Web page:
No-deal Brexit poses threat to policing
Sir, – Last Wednesday, the UK government released details of its contingency planning for a possible no-deal Brexit. Forced to publish the information by a vote of parliament, the document on Operation Yellowhammer contains 20 “reasonable worst-case planning assumptions” as of August 2nd, 2019 (with one assumption redacted). The concise nature of the document (five pages long) reflects the fact that each assumption is little more than a brief forecast for “Day 1 No Deal (D1ND)” and, in some cases, the days and weeks to follow.
The 20 assumptions cover the movement of freight across the English Channel, travelling to and from the EU, business readiness, the supply of medicines and fresh food, and the risks of severe weather and flooding, among other issues.
One assumption refers directly to cross-border police cooperation; it is afforded only one sentence. It states that, “Law enforcement data and information sharing between UK and EU will be disrupted” (Assumption 10).
There is no specific mention of An Garda Síochána, the Police Service of Northern Ireland (PSNI), or whether and to what extent they will be disadvantaged by any foreseeable disruption.
The document outlines that the UK government will apply a qualified model of “no new checks with limited exceptions” in the short term in order to avoid an immediate risk of a return to a hard border, but problems of immigration and freight are not the only issues of concern at the Border.
Police cooperation, both physical and virtual, is integral to the apprehension of suspects and the investigation and prosecution of rural crime, human trafficking, drug smuggling, cybercrime, and the financing of terrorism, among other offences.
Any deterioration in cooperation could cause policing activities and criminal investigations in these areas to fail.
Central to the tackling of cross-border crime and the facilitation of police cooperation at the Irish border is Europol, a centralised EU agency that has facilitated information sharing and operational coordination for the past two decades.
The EU agency has grown in importance because it is a centralised intelligence hub that has been servicing, and receiving intelligence from, each EU member state for 20 years.
It has also filled a large gap in Ireland’s policing infrastructure which can be traced back to a historical lack of governmental interest in cross-border policing post-independence.
Losing access to Europol means that various joint investigations, intelligence files on specific criminal networks and day-to-day communications between Garda and PSNI officers may be jeopardised.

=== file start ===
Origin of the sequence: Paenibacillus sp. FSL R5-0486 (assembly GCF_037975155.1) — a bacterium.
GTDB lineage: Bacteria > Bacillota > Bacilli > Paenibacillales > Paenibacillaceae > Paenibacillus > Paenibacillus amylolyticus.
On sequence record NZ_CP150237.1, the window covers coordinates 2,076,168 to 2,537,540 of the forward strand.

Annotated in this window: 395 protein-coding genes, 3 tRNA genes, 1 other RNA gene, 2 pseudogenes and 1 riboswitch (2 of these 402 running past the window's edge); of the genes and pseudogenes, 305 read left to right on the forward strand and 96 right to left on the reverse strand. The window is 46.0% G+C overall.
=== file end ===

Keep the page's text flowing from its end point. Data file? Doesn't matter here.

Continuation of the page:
The public might reasonably expect that both countries will have relocated these functions elsewhere: to Interpol, regional taskforces and bilateral mechanisms (each with their own procedural and data-sharing limitations). We might also expect the same in areas of extradition and mutual legal assistance.
But there is good reason to believe that old and weaker (pre-EU) measures have been revisited, rather than the creation of modern arrangements that meet the needs of police officers.
The document preamble plainly states that “no bilateral deals have been concluded with individual member states with the exception of the reciprocal agreement on social security coordination with Ireland”.
In other words, no new policing agreements have been reached between both countries.
It is naive to think that Europol’s capabilities are easily replaced, especially using legal measures established in a previous century and for separate purposes.
No centralised and comprehensive intelligence database has ever been created by the police services north and south of the Border – nor have they signalled any intention or willingness to seriously consider one now.
Victims of rural and organised crime will be greatly affected if they are denied justice because too little thought and attention was paid to the current lacuna. In fact, Assumption 18 forecasts that criminals and dissident groups in Border communities may operate “with greater threat and impunity” since price and other differentials are likely to lead to the growth of the illegitimate economy post-Brexit.
Protests, civil disobedience and a “rise in public disorder and community tensions” are also predicted.
The Yellowhammer document confidently states that “demand for energy will be met” (Assumption Five), but no such reassurance is given about cross-border policing and crime in Ireland.
The absence of an “assumption” about police failures indicates that it is not a priority. Ireland’s violent history, which is acutely reflected in the proposed political “backstop”, and its historical attitude to cross-border police cooperation, suggests that it should be. – Yours, etc,
Dr JOHN McDANIEL,
Senior Lecturer in Policing
and Criminal Justice,